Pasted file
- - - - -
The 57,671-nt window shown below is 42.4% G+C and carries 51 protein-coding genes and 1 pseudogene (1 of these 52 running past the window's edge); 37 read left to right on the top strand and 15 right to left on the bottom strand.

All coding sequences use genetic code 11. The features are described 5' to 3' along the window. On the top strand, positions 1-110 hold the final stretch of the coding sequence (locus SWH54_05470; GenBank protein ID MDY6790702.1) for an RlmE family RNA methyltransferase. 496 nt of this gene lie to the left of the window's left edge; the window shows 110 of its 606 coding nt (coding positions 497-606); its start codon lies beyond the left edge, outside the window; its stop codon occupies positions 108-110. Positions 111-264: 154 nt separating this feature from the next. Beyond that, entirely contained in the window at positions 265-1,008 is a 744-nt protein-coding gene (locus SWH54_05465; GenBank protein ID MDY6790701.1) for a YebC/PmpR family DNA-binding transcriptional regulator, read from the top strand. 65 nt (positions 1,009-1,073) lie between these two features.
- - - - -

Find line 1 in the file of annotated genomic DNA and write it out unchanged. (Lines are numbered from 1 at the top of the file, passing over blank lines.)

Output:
The 57,671-nt window shown below is 42.4% G+C and carries 51 protein-coding genes and 1 pseudogene (1 of these 52 running past the window's edge); 37 read left to right on the top strand and 15 right to left on the bottom strand.